There was much consensus in the discussion, much feeling, much in the way of heart pounding, sweaty palms and faltering voices as this difficult dialogue between and among gay and straight took place. It was notable that few signed up for the workshop but many attended, a metaphor perhaps for the Church; sex is on everyone’s mind but few are willing to sign on officially.
(1) When asked “What has the Church done to help you in your sexual development?” it seems the best that most could answer, both gay and straight, is “nothing.”
(2) Given the Church’s relatively dismal history in assisting and affirming sexuality, some wondered if the Church should just get out of the business of sex completely. “It/we/they act as if we are solely without bodies, exclusively an incarnational Church.” But to stay out of sexuality, the Church loses touch with a key part of our spiritual development. It is remarkable that the pain, suffering and glory associated with sexuality is mirrored in virtually every serious account of the spiritual journey.
(3) In an exclusively modeled culture, gay identity, particularly in youth, lacks an “us-ness.” “I had no us-ness until I was an adult,” said one gay man.
(4) The language to describe straight reactions to gay is limited. There is no word to describe the hate reaction. “Homophobia,” literally the fear of gayness, is usually used to describe any and all negative feelings which straight (and sometimes gay) sexed individuals express. But there is a whole array of feelings and reactions by well-meaning heterosexuals that is generated not by hatred or fear but rather by discomfort and anxiety. Perhaps “homo-shy” or “homo-sensitive” or “homo-timid” are much more accurate. Many straights, progressive in their theological underpinnings, do not identify with the homophobic label, but they can own up to being “homo-shy”.
(5) Enormous amounts of talent and soul are lost by excluding gays from our churches. “We don’t just make good casseroles,” a lesbian proclaimed.
(6) The absence of a theology that validates gay life is the tip of an iceberg. There is a crying need for a theology that affirms sexuality. “There are many churches that are relatively welcoming of gays who are established in nice, comfortable, long-term relationships. But what about all of us who are still looking, still waiting, still in limbo about how-where-when we are coupled?” It is no wonder that both straight and gay young people stay away from the Progressive Church. “We may not like what the religious right teaches but their clear message of certitude can be very attractive to floundering youth.”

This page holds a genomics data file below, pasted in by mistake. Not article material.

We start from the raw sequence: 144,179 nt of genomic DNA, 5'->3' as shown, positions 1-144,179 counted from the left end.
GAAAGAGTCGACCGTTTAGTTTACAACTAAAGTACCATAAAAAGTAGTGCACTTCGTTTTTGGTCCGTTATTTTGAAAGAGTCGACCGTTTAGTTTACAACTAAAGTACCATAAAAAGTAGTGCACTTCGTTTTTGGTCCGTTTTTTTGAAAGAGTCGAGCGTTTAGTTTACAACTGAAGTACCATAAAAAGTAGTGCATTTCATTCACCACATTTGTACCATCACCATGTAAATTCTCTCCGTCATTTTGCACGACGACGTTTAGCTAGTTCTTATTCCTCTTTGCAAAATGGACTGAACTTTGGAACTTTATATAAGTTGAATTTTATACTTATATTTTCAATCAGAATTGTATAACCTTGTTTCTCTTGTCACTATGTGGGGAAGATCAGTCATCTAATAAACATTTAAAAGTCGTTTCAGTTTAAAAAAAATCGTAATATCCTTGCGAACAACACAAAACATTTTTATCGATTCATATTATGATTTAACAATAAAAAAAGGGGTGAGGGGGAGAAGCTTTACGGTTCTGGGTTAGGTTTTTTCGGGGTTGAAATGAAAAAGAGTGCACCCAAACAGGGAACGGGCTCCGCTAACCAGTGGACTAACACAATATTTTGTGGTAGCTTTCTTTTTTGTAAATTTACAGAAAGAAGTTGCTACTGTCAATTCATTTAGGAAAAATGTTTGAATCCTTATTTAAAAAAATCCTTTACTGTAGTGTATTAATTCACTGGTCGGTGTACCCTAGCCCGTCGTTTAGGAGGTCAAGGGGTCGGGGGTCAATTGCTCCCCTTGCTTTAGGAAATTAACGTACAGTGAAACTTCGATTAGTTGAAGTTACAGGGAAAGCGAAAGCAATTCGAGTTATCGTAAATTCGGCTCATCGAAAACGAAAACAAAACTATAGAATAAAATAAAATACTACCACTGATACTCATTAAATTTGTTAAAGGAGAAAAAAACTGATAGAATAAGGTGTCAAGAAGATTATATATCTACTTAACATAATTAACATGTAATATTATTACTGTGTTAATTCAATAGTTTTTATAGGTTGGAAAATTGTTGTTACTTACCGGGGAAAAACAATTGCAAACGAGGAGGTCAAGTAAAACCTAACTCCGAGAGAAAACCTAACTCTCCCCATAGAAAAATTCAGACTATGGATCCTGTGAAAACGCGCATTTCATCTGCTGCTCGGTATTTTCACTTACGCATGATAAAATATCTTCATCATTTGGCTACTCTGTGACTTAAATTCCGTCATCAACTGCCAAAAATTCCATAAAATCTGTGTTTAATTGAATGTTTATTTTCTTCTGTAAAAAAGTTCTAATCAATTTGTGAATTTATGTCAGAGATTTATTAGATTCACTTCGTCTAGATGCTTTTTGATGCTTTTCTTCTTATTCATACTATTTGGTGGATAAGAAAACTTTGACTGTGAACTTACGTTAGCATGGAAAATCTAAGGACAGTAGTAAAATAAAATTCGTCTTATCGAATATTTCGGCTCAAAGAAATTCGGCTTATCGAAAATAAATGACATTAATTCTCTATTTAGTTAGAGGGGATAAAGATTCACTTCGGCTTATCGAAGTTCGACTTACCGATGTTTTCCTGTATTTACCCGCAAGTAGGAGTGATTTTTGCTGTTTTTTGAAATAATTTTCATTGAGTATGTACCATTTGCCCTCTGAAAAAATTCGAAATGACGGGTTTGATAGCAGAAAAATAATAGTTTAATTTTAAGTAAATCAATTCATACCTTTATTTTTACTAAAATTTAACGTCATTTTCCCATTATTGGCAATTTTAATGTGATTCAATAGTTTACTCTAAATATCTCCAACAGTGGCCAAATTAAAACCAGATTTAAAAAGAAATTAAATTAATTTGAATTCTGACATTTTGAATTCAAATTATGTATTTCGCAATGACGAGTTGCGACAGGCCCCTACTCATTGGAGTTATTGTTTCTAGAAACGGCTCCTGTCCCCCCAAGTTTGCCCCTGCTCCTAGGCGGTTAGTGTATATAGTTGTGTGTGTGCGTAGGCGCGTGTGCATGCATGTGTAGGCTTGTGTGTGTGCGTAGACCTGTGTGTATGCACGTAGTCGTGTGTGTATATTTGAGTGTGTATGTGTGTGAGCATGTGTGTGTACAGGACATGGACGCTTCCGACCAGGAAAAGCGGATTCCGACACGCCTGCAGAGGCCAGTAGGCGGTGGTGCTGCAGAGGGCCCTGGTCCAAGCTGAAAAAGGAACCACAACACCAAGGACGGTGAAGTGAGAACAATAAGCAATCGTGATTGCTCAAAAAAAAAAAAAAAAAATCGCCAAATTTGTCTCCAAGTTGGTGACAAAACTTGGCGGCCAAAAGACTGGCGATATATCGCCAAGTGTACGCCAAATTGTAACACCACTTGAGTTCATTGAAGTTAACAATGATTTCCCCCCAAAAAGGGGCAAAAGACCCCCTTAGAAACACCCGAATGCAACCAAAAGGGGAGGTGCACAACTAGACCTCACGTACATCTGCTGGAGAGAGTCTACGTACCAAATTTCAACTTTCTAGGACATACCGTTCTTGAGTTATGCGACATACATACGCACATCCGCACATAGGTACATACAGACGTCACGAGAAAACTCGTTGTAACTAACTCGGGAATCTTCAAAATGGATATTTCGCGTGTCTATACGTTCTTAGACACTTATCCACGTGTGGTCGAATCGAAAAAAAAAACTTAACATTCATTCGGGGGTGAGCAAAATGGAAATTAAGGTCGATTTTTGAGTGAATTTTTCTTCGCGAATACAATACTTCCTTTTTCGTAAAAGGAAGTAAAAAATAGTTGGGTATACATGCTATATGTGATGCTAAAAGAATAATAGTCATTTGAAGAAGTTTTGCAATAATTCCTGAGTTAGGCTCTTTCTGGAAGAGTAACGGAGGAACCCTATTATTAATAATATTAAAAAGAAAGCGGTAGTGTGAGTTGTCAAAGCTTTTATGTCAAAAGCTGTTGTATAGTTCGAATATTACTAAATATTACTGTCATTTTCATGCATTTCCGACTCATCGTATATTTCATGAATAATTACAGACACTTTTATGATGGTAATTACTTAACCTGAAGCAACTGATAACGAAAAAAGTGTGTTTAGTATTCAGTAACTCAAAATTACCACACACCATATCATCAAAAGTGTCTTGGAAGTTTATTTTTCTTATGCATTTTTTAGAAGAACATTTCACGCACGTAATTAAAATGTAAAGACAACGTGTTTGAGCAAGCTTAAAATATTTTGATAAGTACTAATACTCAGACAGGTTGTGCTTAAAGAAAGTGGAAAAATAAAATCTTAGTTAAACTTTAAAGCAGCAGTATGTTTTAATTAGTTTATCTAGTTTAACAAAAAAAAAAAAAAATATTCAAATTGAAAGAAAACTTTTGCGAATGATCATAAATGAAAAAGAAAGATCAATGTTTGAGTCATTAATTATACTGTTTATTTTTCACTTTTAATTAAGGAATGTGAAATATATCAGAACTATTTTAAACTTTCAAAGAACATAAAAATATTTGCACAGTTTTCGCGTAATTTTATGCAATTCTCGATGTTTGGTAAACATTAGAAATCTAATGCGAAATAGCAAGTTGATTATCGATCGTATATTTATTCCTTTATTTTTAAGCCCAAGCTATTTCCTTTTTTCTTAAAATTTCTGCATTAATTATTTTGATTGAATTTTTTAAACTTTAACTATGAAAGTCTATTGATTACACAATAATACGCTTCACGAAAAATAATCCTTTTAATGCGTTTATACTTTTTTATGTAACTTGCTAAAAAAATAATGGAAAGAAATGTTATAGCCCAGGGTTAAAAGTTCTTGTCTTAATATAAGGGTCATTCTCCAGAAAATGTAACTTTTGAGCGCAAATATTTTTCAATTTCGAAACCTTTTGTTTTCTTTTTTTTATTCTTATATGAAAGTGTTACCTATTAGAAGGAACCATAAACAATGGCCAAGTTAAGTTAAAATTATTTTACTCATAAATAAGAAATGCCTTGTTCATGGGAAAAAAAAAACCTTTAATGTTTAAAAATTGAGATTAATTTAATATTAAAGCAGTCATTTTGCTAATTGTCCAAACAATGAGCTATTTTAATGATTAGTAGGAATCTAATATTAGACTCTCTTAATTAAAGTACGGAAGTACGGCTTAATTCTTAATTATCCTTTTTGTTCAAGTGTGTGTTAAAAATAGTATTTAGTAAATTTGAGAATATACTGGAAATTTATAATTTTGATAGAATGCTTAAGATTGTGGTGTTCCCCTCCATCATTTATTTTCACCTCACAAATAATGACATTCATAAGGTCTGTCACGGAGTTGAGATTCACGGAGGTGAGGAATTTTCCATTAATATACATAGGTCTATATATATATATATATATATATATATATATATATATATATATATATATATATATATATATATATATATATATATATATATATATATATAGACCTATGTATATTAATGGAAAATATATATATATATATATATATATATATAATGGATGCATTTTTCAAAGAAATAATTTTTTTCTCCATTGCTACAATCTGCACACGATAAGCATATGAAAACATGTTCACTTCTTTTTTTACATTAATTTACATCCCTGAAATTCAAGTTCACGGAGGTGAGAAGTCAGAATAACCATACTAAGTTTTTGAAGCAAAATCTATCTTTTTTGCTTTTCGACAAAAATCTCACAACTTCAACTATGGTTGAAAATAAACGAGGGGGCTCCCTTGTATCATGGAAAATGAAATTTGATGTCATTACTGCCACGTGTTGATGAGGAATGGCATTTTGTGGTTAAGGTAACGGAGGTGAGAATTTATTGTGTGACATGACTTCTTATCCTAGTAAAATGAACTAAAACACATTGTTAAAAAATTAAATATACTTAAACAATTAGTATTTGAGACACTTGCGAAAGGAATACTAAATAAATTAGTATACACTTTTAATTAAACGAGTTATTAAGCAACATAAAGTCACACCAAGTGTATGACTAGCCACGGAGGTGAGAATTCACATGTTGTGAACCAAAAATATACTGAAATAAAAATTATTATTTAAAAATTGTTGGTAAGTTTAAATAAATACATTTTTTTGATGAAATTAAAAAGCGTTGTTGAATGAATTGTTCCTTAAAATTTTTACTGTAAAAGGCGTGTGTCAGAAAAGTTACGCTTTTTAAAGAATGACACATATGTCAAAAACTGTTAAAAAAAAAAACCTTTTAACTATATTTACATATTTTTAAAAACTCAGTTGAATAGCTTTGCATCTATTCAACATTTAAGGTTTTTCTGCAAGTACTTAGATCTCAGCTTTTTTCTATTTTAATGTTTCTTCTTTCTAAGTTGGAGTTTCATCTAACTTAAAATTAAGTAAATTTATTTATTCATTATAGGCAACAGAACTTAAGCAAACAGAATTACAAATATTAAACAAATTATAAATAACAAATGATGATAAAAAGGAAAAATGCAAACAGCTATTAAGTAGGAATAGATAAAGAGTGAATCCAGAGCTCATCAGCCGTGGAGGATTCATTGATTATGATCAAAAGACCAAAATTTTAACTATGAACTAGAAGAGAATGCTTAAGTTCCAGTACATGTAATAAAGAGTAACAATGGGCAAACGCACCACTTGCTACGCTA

(7) Part of normal (but by no means healthy) sexual development entails the repudiation of the other. “It was cool to call your buddies faggots or cocksuckers. It was a way of shoring up my still flagging hetero identity. I would also ridicule women as well, again trying to establish my maleness.” If the heterosexual identity does not mature beyond this good/bad stage, a fixed state of revulsion and malice can easily occur. “It is very difficult to ask any person to love that which they find revulsive.” The Church that affirms loving sex helps both gay and straight, young and old.
(8) There was much talk about the Genesis creation story of Adam and Eve. “This is not just political correctness. The theology is in error.” “The Adam story is easy for me as long as I remember that the Hebrew word for Adam simply means human.” “It didn’t even occur to me, I am ashamed to admit, that Wes’s Adam-Eve metaphor was exclusive and could offend a gay person.” “Wes is a saint. Even heterosaints can be offensive.” It is also noteworthy that the Genesis story is biologically incorrect. “We have known for several decades now that the basic sexual template is female, not male. In utero, a male is nothing more than a female with some testosterone added.”
(9) “Jesus loves everyone, even gays” is not good enough. The Church has to do more than “love” the gays “like we should love lepers and tax collectors.” It must confront the sin of gay repudiation.
(10) The Church should approach the matter of gayness and sexuality not as a “modern issue” but as a “millennial struggle.” The “enormity of the doom and possibility” of finding “bone of my bone, flesh of my flesh,” is a profound spiritual struggle as well as a sensual challenge.
(11) “I remember when I gave up my homoshyness. Reverend ____ was musing about how nice it was that she had just seen two men holding hands on the Mall on a lovely Spring day. ‘They seemed to be in love,’ she said. ‘Yeah, that is nice. Why hadn’t I thought of that?'”
(12) “I’m a member of PFLAG(1) and I’m spreading the Gospel. I have a gay daughter and a straight daughter and they are both blessings . . . but I need more tools, more language, more ideas to help me get the message out.”
1. PFLAG = Parents and Friends of Lesbians And Gays